© Real Snow White, Pilvi Takala

Disneyland presents itself as a utopian town, a geography created from selective referencing and landforming, but what happens at the edges of utopia? Thomas More surrounded his Utopia with water, Disney with security. This is perhaps a test of what the fina is. In my last post I suggested, perhaps optimistically, that the fina could offer this way of navigating the boundary between private and public in a loose way which benefited both spaces but also deeply added to the social, transient spaces of flow, public and movement. These two films suggest I was indeed optimistic, and that when the private space is such a curated, controlled space of capitalistic experience then the fina can’t operate as a space of relaxation into public realm but a possible site of expansion of corporate control.

But only so far as the control is useful. It is useful for Disney to control the queues and immediate space that Takala was disrupting, but just a road junction or two away and into the site of The Florida Project and they have less interest in offering their hand of friendship or clarity. The families that live in the Florida motel may gaze upon the fireworks that fill the Disney sky above the Disney dreams, but that is the only aura they bask under — there is no dripdown benefit from existing in the shade of Mickey Mouse’s ears just a darkness which is excruciatingly hard to navigate through physical, psychological and financial paths.

© The Florida Project, Sean Baker

Should we expect any more of corporate fina? How could it ever operate as a space of fluidity between private and public when there is always that opportunity for private to reach, control, grab and absorb? The rapid increase of privately owned public spaces (POPS) in London, and elsewhere, means that spaces that appear public, that have the image and apparent access of public space, are privately owned, can be closed off and have rules and restrictions in place. These create an urban fabric for the consumer more than a citizen, and are designed to appear like a public space, themed as a city within a city, slowly expanding to consume more of the public and social city.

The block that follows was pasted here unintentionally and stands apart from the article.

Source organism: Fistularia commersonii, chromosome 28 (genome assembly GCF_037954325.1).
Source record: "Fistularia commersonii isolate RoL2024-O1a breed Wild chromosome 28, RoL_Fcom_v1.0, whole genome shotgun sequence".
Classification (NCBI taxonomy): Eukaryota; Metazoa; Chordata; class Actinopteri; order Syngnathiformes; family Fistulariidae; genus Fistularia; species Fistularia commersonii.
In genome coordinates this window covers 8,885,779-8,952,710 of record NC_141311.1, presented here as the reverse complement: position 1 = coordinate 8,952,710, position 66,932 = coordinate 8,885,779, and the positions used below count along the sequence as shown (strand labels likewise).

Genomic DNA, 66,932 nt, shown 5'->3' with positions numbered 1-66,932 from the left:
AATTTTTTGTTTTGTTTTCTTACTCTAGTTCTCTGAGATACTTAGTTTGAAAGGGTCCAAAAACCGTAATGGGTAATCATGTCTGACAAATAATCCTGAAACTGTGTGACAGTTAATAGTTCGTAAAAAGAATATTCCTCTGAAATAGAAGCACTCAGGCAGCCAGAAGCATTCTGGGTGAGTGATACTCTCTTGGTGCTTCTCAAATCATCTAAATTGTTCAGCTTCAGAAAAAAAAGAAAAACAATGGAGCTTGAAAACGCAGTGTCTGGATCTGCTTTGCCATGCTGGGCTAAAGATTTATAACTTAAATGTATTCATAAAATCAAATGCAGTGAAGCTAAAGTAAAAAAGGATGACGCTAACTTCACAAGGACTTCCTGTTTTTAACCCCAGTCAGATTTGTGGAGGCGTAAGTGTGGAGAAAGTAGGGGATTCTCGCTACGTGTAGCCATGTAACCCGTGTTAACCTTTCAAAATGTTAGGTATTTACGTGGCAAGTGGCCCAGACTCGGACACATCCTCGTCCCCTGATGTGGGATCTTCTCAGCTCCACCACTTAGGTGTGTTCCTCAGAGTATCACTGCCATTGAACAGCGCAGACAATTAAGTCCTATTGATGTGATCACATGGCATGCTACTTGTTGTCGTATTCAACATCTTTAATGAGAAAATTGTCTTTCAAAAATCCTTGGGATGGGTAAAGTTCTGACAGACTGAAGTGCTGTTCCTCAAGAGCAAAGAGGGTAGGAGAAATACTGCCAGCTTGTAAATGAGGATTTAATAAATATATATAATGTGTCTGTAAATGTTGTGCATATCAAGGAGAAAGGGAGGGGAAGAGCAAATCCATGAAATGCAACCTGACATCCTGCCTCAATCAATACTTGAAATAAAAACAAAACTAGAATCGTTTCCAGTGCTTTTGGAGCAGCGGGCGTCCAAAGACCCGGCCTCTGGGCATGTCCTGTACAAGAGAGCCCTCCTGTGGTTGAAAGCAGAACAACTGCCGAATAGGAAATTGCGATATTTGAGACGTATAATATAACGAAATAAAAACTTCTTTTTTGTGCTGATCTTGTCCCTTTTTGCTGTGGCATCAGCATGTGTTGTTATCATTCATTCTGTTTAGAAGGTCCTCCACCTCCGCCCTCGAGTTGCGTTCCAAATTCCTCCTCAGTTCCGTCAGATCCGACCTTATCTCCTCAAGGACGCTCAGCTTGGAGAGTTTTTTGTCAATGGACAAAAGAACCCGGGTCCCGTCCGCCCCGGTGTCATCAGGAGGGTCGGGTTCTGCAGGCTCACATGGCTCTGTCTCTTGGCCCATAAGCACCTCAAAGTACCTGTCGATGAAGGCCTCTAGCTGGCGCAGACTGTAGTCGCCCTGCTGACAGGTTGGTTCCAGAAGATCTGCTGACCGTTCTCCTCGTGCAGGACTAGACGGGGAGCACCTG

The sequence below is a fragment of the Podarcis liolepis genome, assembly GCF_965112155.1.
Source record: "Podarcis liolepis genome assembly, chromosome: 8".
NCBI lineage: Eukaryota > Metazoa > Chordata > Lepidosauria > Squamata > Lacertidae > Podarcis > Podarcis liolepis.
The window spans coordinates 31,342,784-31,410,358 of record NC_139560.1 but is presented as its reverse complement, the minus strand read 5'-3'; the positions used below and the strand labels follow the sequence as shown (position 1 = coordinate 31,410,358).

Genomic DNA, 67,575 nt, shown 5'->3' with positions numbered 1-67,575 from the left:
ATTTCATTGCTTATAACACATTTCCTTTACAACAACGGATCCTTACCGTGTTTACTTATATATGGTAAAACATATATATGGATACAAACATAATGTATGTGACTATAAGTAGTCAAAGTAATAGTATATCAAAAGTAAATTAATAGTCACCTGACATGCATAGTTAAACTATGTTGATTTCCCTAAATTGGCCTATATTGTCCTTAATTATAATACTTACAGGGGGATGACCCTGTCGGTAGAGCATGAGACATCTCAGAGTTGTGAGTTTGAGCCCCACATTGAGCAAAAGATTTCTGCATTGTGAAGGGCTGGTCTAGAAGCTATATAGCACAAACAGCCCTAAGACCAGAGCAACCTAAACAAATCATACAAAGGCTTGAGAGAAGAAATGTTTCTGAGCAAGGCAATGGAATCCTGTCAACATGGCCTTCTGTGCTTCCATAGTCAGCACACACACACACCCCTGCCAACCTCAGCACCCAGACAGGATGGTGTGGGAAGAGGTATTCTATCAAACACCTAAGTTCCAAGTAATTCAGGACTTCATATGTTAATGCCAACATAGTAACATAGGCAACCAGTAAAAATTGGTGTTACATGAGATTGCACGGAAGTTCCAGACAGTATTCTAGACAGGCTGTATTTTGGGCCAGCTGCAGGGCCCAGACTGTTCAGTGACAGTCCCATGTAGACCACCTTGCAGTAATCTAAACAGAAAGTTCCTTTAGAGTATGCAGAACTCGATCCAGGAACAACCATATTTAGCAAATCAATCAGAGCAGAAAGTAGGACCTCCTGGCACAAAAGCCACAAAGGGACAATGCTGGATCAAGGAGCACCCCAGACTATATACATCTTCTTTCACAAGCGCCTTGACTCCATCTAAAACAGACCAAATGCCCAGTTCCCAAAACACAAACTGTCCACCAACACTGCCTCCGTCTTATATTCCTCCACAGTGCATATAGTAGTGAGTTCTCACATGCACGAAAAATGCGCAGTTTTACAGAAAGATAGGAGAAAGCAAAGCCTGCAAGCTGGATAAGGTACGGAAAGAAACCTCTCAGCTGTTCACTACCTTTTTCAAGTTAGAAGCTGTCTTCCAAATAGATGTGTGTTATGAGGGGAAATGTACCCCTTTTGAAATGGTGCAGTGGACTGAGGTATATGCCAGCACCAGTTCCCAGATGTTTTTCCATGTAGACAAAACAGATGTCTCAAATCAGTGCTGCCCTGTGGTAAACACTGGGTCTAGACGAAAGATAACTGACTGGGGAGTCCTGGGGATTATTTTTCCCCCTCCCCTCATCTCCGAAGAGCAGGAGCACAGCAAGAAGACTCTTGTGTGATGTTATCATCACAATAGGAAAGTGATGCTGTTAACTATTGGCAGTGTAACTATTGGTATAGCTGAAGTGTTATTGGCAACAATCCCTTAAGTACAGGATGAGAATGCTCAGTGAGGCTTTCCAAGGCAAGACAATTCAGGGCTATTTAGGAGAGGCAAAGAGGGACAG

Capitalist and neoliberal entities are only going to shine their light, finance and interest in their shadows when it benefits what they do within their walls whether that be through image and PR, directing consumers towards them or taking control of more territory. That which is outside its needs and is not territory it wishes to conquer and absorb yet, such as the populated motels in The Florida Project, are far enough outside of their fina to not threaten the utopian image. Takala’s Snow White did.

© Real Snow White, Pilvi Takala

FURTHER READING

Baker, S. The Florida Project: http://floridaproject.movie/

Hakim, B. Mediterranean Urban and Building Codes: Origins, Content, Impact, and Lessons: https://link.springer.com/article/10.1057/udi.2008.4

Shenker, J. Revealed: the insidious creep of pseudo-public space in London: https://www.theguardian.com/cities/2017/jul/24/revealed-pseudo-public-space-pops-london-investigation-map

Sorkin, M. See You in Disneyland: https://www.scribd.com/document/244821640/Sorkin-M-see-You-in-Disneyland-Chapter-1999

Takala, P. Real Snow White: http://pilvitakala.com/real-snow-white/

Will Jennings

Written by

London based artist & writer on cities, architecture & culture. Side-lines in activism, photography, cultural programming and teaching. www.willjennings.info